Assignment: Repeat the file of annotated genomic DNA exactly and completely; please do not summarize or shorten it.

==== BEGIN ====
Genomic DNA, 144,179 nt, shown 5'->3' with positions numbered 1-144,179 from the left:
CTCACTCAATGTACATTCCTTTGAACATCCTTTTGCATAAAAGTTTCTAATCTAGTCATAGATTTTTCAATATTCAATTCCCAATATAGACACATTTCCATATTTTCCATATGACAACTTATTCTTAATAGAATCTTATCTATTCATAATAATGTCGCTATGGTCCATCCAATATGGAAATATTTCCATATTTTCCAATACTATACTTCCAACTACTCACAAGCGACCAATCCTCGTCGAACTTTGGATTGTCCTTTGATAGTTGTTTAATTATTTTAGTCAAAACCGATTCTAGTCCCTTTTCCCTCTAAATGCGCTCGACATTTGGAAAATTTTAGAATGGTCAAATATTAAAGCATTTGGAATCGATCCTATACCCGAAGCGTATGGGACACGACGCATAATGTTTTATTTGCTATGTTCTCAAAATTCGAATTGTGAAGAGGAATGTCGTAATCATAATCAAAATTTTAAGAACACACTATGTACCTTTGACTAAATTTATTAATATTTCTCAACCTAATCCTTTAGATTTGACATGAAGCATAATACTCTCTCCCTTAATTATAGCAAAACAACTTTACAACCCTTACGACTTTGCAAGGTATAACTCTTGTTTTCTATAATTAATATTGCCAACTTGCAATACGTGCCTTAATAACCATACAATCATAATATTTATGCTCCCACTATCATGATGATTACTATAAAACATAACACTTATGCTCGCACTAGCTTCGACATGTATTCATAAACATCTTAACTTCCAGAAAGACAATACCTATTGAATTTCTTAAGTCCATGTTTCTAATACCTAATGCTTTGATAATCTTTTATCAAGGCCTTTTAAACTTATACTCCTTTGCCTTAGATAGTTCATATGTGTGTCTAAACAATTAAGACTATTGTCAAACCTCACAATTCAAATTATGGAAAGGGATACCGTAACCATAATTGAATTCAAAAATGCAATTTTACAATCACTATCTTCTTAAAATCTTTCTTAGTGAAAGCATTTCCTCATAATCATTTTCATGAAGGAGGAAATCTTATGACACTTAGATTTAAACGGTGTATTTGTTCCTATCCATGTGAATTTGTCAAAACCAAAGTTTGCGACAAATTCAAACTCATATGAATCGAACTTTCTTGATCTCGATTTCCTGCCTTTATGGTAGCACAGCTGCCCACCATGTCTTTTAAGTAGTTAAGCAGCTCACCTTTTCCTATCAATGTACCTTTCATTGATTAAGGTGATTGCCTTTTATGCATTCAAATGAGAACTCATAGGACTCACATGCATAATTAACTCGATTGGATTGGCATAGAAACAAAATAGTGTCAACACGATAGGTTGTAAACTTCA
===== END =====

Genomic DNA, 144,179 nt, shown 5'->3' with positions numbered 1-144,179 from the left:
CTCACTCAATGTACATTCCTTTGAACATCCTTTTGCATAAAAGTTTCTAATCTAGTCATAGATTTTTCAATATTCAATTCCCAATATAGACACATTTCCATATTTTCCATATGACAACTTATTCTTAATAGAATCTTATCTATTCATAATAATGTCGCTATGGTCCATCCAATATGGAAATATTTCCATATTTTCCAATACTATACTTCCAACTACTCACAAGCGACCAATCCTCGTCGAACTTTGGATTGTCCTTTGATAGTTGTTTAATTATTTTAGTCAAAACCGATTCTAGTCCCTTTTCCCTCTAAATGCGCTCGACATTTGGAAAATTTTAGAATGGTCAAATATTAAAGCATTTGGAATCGATCCTATACCCGAAGCGTATGGGACACGACGCATAATGTTTTATTTGCTATGTTCTCAAAATTCGAATTGTGAAGAGGAATGTCGTAATCATAATCAAAATTTTAAGAACACACTATGTACCTTTGACTAAATTTATTAATATTTCTCAACCTAATCCTTTAGATTTGACATGAAGCATAATACTCTCTCCCTTAATTATAGCAAAACAACTTTACAACCCTTACGACTTTGCAAGGTATAACTCTTGTTTTCTATAATTAATATTGCCAACTTGCAATACGTGCCTTAATAACCATACAATCATAATATTTATGCTCCCACTATCATGATGATTACTATAAAACATAACACTTATGCTCGCACTAGCTTCGACATGTATTCATAAACATCTTAACTTCCAGAAAGACAATACCTATTGAATTTCTTAAGTCCATGTTTCTAATACCTAATGCTTTGATAATCTTTTATCAAGGCCTTTTAAACTTATACTCCTTTGCCTTAGATAGTTCATATGTGTGTCTAAACAATTAAGACTATTGTCAAACCTCACAATTCAAATTATGGAAAGGGATACCGTAACCATAATTGAATTCAAAAATGCAATTTTACAATCACTATCTTCTTAAAATCTTTCTTAGTGAAAGCATTTCCTCATAATCATTTTCATGAAGGAGGAAATCTTATGACACTTAGATTTAAACGGTGTATTTGTTCCTATCCATGTGAATTTGTCAAAACCAAAGTTTGCGACAAATTCAAACTCATATGAATCGAACTTTCTTGATCTCGATTTCCTGCCTTTATGGTAGCACAGCTGCCCACCATGTCTTTTAAGTAGTTAAGCAGCTCACCTTTTCCTATCAATGTACCTTTCATTGATTAAGGTGATTGCCTTTTATGCATTCAAATGAGAACTCATAGGACTCACATGCATAATTAACTCGATTGGATTGGCATAGAAACAAAATAGTGTCAACACGATAGGTTGTAAACTTCA